The low interest-rate environment and the impacts of the COVID-19 pandemic on the finances of many Australians appear to have boosted the demand for fixed-rate mortgages.
A recent update from Commonwealth Bank showed that the share of fixed-rate lending has increased amongst owner-occupiers and investors.
Most banks are offering borrowers the opportunity to lock in two- or three-year fixed rate loans at rates between 2.10% to 2.5%. This is well below the banks' standard variable rates, which tend to range between 3.5% and 4%,".
The favorable interest-rate environment has increased the borrowing capacity of many mortgage holders, allowing them to afford bigger loan values. The "growing popularity" of fixed-rate home loans was due to the monetary policy stimulus package by the Reserve Bank of Australia (RBA) aimed at reducing the economic risks amid the pandemic.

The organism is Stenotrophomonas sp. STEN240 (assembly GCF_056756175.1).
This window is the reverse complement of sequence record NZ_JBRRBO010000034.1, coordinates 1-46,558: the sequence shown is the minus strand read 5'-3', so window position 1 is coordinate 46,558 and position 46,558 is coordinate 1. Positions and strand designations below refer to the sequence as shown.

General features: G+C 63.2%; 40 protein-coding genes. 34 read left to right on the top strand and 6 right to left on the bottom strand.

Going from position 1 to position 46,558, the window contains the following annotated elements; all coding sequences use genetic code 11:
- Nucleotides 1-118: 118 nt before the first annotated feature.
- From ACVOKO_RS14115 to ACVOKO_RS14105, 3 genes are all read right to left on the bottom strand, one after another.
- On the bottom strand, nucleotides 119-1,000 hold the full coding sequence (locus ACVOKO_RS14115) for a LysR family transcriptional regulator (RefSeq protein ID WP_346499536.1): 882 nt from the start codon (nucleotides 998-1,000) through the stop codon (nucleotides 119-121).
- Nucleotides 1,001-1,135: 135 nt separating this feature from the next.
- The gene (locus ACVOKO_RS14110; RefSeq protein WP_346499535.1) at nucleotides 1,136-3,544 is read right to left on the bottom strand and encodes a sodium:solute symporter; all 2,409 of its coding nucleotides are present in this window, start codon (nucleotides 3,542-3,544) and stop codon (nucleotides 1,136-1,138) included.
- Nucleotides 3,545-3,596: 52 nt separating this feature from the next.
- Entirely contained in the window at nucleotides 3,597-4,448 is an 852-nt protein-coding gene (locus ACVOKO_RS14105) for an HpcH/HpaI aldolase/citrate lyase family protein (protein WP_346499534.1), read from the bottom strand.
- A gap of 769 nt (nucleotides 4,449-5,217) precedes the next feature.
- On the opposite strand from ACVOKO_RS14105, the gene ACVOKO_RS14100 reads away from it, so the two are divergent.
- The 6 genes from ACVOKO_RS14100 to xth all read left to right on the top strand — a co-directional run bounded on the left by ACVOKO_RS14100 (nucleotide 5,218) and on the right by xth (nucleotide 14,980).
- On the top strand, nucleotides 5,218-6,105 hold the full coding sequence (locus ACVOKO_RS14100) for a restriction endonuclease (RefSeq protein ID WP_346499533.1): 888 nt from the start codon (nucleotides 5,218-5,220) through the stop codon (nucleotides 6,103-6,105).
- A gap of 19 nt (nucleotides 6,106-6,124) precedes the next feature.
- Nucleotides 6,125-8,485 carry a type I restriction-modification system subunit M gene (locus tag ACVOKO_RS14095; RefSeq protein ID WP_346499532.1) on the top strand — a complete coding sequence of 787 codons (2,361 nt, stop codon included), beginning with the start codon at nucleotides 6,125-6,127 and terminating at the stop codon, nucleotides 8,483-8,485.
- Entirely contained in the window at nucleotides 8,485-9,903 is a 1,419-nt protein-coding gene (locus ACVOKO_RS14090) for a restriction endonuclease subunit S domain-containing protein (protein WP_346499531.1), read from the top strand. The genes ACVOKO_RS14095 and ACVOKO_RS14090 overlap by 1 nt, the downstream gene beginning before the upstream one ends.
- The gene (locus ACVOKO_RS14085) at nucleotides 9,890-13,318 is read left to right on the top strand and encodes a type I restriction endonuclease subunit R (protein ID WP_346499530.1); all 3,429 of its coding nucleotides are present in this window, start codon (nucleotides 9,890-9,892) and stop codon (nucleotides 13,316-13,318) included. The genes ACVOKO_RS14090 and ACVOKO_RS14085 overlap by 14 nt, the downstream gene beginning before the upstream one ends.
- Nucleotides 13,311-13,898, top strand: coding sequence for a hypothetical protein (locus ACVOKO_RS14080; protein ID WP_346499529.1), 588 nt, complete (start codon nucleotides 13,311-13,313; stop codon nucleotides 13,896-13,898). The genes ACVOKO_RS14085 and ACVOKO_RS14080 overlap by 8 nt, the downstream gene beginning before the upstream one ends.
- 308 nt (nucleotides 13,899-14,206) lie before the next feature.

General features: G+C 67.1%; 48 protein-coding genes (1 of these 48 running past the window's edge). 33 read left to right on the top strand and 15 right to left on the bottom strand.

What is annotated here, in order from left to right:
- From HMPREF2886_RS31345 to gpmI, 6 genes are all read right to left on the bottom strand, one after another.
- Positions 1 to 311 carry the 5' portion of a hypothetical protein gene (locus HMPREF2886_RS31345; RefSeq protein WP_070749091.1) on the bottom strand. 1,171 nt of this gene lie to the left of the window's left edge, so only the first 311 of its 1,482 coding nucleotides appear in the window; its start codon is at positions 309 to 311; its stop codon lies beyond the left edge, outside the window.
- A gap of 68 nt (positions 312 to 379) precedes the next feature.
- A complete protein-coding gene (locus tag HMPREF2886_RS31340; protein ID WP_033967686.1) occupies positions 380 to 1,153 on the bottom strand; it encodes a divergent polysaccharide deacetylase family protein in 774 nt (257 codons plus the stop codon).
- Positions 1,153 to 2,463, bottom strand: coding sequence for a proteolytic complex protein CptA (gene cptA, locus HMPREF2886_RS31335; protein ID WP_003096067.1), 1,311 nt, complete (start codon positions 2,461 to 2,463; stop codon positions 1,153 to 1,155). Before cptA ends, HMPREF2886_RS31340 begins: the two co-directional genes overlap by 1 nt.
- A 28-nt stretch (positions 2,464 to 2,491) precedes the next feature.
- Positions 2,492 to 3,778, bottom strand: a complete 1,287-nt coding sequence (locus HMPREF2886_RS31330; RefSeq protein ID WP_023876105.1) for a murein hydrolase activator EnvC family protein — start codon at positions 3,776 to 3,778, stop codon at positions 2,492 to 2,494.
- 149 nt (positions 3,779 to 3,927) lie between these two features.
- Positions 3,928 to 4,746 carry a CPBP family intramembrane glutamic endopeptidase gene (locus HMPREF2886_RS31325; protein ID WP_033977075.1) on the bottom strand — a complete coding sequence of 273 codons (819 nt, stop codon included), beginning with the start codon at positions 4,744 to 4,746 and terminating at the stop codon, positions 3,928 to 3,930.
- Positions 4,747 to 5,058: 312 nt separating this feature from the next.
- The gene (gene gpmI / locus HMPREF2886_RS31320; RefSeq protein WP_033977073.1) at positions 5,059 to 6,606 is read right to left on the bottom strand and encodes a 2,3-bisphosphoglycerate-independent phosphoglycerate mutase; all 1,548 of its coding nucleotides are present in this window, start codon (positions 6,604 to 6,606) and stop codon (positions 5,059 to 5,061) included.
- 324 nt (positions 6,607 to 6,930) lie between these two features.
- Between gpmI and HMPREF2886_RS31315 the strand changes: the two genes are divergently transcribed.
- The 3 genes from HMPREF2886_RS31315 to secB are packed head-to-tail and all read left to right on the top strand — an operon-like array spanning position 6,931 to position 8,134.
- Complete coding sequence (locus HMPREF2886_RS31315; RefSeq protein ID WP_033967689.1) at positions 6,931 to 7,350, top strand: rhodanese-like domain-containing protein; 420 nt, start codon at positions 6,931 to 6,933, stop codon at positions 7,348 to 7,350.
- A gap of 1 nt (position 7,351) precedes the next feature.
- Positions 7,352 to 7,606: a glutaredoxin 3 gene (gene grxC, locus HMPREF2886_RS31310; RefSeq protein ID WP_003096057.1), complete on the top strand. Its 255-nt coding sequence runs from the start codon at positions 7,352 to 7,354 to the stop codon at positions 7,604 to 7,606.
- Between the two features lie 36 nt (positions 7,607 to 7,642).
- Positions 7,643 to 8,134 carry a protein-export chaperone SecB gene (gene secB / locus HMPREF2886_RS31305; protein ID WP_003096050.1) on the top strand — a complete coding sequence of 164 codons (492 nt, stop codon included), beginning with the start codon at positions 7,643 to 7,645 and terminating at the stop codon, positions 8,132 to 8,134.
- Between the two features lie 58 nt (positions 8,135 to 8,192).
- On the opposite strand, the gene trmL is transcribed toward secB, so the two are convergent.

Aside from lowering the cash-rate to an all-time low of 0.25%, the RBA also set a new target for the yield on three-year government bonds to 0.25%. It also provided banks with access to around $200bn three-year funds at the same rate.
Not surprisingly, the banks are making good use of this cheap fixed-rate funding to offer appetising interest rates to new home buyers, and to people refinancing their loans.
If the trend continues, Australia could potentially follow the footsteps of the United States, where 30-year fixed mortgages are the most popular loan product.
The popularity of fixed-rate mortgages means that the US central bank is boosting the spending power of consumers when its policies result in lower US bond yields.
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